The ending was a very interesting choice author made, and it got me real curious of how will this develop then. Still, I really won’t be recommending these to anyone who didn’t get this far to begin with. 3 out of 5 from me. Will read the next one though.

Categories: 3-5, Books of Supernaturals, Books: Everything, Fantasy Books, urban fantasy, vampires | Tags: , , , , , , , , , , , , , , | Leave a comment

John Burdett “Bangkok Tattoo” | Sonchai Jitpleecheep 2

3I really didn’t feel like reading anything, so I picked up second book in John Burdett series Sonchai Jitpleecheep, “Bangkok Tattoo” (Sonchai Jitpleecheep 2; ISBN 1400032911; 320p.; Goodreads). I loved the first one phenomenally. But this one just didn’t feel right. In fact, it felt normal, like many other thriller detectives. For, somehow, the characters lost their characters.

A CIA agent is killed and mutilated in a room of a bar girl. They had a one-sided love history and a romance, with kind enough parting between them. And Chanya just doesn’t seem to have a heart for such a violent act, even if circumstances seem to point at her. Yet due to him being an American CIA agent in Bangkok, and this world being set just after the tragic 9/11 terrorist attack, there’s a chance that if there’s any of those evil group members around – they wouldn’t have missed a chance either. But forwards come the Muslim community, prepared to do whatever it takes, whatever means necessary, to keep this blame off of them: it’d destroy the solid community out here. So Sonchai does what Sonchai does better, he picks up whatever strings are left for him, and heads out to see what tangles he can rustle up. What could get a man like that killed anyway?

Apparently, a tattoo. And it might just not be over. Out there, in the dark underground, a good classic / traditional tattoo artist is valued, and so are their works. To the point where murdering and skinning is almost a norm, for owning a piece is a sign of status. The agent had one. And so does Chanya. Yet she’s still alive.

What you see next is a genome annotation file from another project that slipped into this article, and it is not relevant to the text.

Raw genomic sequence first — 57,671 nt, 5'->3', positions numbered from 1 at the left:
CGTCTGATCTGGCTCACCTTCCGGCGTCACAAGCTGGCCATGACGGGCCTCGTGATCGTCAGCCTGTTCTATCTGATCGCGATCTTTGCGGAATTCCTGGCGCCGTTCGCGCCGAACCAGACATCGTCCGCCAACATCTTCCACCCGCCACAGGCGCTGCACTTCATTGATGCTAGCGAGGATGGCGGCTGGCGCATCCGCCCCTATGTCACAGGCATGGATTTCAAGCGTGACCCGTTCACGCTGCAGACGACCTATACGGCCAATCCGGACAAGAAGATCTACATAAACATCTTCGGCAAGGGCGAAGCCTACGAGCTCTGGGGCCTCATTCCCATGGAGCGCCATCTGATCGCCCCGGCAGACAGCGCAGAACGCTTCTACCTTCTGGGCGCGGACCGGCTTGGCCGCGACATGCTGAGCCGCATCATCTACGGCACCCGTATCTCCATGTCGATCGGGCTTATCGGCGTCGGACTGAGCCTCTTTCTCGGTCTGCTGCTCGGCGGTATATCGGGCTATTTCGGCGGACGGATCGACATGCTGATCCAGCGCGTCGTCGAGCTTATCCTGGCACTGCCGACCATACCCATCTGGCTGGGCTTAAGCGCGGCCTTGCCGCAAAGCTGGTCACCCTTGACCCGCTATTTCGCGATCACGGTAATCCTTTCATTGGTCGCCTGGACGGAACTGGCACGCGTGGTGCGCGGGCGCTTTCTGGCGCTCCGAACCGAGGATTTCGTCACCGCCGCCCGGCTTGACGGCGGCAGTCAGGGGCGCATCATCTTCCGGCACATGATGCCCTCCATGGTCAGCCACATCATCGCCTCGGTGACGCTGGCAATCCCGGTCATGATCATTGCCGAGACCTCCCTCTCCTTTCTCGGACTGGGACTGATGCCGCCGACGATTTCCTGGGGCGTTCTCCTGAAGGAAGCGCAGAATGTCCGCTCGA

In some dumb sense, Sonchai got too simple for my liking. He lost his fatalistic self, settling down, calming down. And since he’s the one telling the story, and he’s the main hero in it too, it hits the whole tale quality over the head. I can’t give it more than 3 out of 5, but I’m also not ready to give up on the series just yet.

Categories: 3-5, About Msg2TheMing, Books: Everything, Crime Books, LGBTQ+ Books | Tags: , , , , , , , , , , , , | Leave a comment

Peter Monn “The Before Now and After Then”

2I watched Peter Monn on YouTube for a while before I actually learned that he wrote a YA romance book called “The Before Now and After Then” (ASIN B00M8B6CLE; 304p.; Goodreads). As Peter in his videos points out, sometimes YA falls into that category, because the protagonists are young adults, while in truth the book might by for adults, merely having teens as characters. Maybe that’s the reason this book felt like a mature piece of work, a well polished piece by someone, well, like Peter. There’s a lot of him to be found here, and it’s likely made better by his vlogs, for you can really see where the things are coming from then. But even without them, this is a fine book.

Danny is a twin. His brother died in an accident, getting hit by a drunk person while going home from a park. Park was part of the plan. Sam wished to help Danny come out to their parents, so he got away from home, giving Danny time. Afterwards he was supposed to come back, crack a silly gay joke, and relief any possible tension. Thing is, they didn’t even expect tension, it was just a precaution. And yet that precaution got Danny’s life upside-down.